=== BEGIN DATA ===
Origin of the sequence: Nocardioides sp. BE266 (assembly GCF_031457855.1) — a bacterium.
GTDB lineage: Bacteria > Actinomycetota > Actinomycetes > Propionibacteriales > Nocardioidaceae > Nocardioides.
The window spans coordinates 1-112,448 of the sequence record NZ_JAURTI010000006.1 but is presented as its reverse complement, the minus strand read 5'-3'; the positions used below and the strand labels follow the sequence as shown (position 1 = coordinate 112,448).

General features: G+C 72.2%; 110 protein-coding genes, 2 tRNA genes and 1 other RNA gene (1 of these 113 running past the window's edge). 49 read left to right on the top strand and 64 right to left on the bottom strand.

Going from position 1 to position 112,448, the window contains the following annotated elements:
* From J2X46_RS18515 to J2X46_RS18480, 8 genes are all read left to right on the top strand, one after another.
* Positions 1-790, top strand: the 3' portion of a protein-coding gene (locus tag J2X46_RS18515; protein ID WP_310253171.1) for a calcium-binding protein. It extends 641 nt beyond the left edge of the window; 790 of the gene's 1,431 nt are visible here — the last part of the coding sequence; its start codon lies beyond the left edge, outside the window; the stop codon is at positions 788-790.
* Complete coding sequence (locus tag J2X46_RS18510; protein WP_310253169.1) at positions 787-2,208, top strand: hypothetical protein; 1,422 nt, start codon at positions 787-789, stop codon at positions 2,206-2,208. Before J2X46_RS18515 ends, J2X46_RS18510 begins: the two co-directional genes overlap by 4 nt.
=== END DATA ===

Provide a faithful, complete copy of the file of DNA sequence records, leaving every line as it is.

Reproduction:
Origin of the sequence: Nocardioides sp. BE266 (assembly GCF_031457855.1) — a bacterium.
GTDB lineage: Bacteria > Actinomycetota > Actinomycetes > Propionibacteriales > Nocardioidaceae > Nocardioides.
The window spans coordinates 1-112,448 of the sequence record NZ_JAURTI010000006.1 but is presented as its reverse complement, the minus strand read 5'-3'; the positions used below and the strand labels follow the sequence as shown (position 1 = coordinate 112,448).

General features: G+C 72.2%; 110 protein-coding genes, 2 tRNA genes and 1 other RNA gene (1 of these 113 running past the window's edge). 49 read left to right on the top strand and 64 right to left on the bottom strand.

Going from position 1 to position 112,448, the window contains the following annotated elements:
* From J2X46_RS18515 to J2X46_RS18480, 8 genes are all read left to right on the top strand, one after another.
* Positions 1-790, top strand: the 3' portion of a protein-coding gene (locus tag J2X46_RS18515; protein ID WP_310253171.1) for a calcium-binding protein. It extends 641 nt beyond the left edge of the window; 790 of the gene's 1,431 nt are visible here — the last part of the coding sequence; its start codon lies beyond the left edge, outside the window; the stop codon is at positions 788-790.
* Complete coding sequence (locus tag J2X46_RS18510; protein WP_310253169.1) at positions 787-2,208, top strand: hypothetical protein; 1,422 nt, start codon at positions 787-789, stop codon at positions 2,206-2,208. Before J2X46_RS18515 ends, J2X46_RS18510 begins: the two co-directional genes overlap by 4 nt.